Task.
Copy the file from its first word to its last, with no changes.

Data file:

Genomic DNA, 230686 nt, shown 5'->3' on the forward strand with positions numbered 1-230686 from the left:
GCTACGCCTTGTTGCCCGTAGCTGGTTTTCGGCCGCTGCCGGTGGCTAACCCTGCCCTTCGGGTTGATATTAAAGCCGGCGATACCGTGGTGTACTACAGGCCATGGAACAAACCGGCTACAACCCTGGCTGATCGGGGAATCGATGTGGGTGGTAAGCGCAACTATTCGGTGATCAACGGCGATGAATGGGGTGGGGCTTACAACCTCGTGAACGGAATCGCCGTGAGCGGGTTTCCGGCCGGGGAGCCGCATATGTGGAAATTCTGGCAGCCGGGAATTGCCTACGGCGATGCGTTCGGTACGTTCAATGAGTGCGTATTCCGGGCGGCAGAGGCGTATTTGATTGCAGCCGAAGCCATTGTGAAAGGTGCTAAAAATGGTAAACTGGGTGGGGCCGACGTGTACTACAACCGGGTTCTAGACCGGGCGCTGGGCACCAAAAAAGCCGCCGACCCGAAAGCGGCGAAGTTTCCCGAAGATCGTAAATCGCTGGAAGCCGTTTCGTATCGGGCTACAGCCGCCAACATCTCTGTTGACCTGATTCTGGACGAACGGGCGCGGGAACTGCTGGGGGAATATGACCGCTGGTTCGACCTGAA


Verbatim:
Genomic DNA, 230686 nt, shown 5'->3' on the forward strand with positions numbered 1-230686 from the left:
GCTACGCCTTGTTGCCCGTAGCTGGTTTTCGGCCGCTGCCGGTGGCTAACCCTGCCCTTCGGGTTGATATTAAAGCCGGCGATACCGTGGTGTACTACAGGCCATGGAACAAACCGGCTACAACCCTGGCTGATCGGGGAATCGATGTGGGTGGTAAGCGCAACTATTCGGTGATCAACGGCGATGAATGGGGTGGGGCTTACAACCTCGTGAACGGAATCGCCGTGAGCGGGTTTCCGGCCGGGGAGCCGCATATGTGGAAATTCTGGCAGCCGGGAATTGCCTACGGCGATGCGTTCGGTACGTTCAATGAGTGCGTATTCCGGGCGGCAGAGGCGTATTTGATTGCAGCCGAAGCCATTGTGAAAGGTGCTAAAAATGGTAAACTGGGTGGGGCCGACGTGTACTACAACCGGGTTCTAGACCGGGCGCTGGGCACCAAAAAAGCCGCCGACCCGAAAGCGGCGAAGTTTCCCGAAGATCGTAAATCGCTGGAAGCCGTTTCGTATCGGGCTACAGCCGCCAACATCTCTGTTGACCTGATTCTGGACGAACGGGCGCGGGAACTGCTGGGGGAATATGACCGCTGGTTCGACCTGAA